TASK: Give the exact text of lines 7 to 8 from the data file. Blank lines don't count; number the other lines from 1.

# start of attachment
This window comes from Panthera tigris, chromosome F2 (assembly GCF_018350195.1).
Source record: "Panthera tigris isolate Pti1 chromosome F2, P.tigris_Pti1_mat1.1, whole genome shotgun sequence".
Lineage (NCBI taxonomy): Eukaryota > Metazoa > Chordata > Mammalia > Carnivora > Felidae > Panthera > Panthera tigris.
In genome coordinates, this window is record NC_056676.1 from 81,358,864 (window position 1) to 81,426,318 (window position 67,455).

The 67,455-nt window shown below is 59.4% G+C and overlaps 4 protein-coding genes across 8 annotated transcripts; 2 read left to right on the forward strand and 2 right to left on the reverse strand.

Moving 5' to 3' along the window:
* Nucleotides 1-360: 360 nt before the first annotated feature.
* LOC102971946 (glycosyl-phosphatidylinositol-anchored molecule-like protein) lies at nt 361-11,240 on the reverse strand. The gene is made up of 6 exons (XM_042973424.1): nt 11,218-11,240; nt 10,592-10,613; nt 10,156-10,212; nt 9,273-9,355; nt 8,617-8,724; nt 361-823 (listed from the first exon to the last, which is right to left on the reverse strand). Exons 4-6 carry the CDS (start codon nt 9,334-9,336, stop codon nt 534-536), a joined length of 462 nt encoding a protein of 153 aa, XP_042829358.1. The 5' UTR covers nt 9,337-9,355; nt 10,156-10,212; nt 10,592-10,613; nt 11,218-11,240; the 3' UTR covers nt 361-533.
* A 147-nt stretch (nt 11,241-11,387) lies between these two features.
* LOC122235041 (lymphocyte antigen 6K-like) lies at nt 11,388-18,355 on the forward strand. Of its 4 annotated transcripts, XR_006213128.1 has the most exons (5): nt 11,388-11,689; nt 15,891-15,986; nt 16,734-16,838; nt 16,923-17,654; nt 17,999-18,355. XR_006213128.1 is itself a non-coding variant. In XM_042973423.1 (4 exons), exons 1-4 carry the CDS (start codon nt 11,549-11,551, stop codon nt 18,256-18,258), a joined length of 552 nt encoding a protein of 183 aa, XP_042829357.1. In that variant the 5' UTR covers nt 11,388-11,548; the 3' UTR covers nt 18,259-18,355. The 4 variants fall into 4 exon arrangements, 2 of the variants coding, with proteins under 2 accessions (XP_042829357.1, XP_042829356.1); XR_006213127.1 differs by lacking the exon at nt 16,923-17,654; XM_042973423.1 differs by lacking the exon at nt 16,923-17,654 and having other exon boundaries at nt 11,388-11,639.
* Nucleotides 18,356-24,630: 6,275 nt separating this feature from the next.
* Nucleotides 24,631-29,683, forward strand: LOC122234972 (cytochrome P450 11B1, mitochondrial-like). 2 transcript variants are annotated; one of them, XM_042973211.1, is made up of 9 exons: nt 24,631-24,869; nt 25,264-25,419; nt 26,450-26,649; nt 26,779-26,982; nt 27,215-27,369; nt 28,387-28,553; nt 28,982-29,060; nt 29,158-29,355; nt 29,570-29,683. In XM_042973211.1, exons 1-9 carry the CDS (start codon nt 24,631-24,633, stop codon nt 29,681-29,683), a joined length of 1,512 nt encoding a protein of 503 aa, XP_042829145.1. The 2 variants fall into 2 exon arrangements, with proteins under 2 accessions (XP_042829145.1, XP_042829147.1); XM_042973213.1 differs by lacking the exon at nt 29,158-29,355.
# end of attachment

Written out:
* Nucleotides 1-360: 360 nt before the first annotated feature.
* LOC102971946 (glycosyl-phosphatidylinositol-anchored molecule-like protein) lies at nt 361-11,240 on the reverse strand. The gene is made up of 6 exons (XM_042973424.1): nt 11,218-11,240; nt 10,592-10,613; nt 10,156-10,212; nt 9,273-9,355; nt 8,617-8,724; nt 361-823 (listed from the first exon to the last, which is right to left on the reverse strand). Exons 4-6 carry the CDS (start codon nt 9,334-9,336, stop codon nt 534-536), a joined length of 462 nt encoding a protein of 153 aa, XP_042829358.1. The 5' UTR covers nt 9,337-9,355; nt 10,156-10,212; nt 10,592-10,613; nt 11,218-11,240; the 3' UTR covers nt 361-533.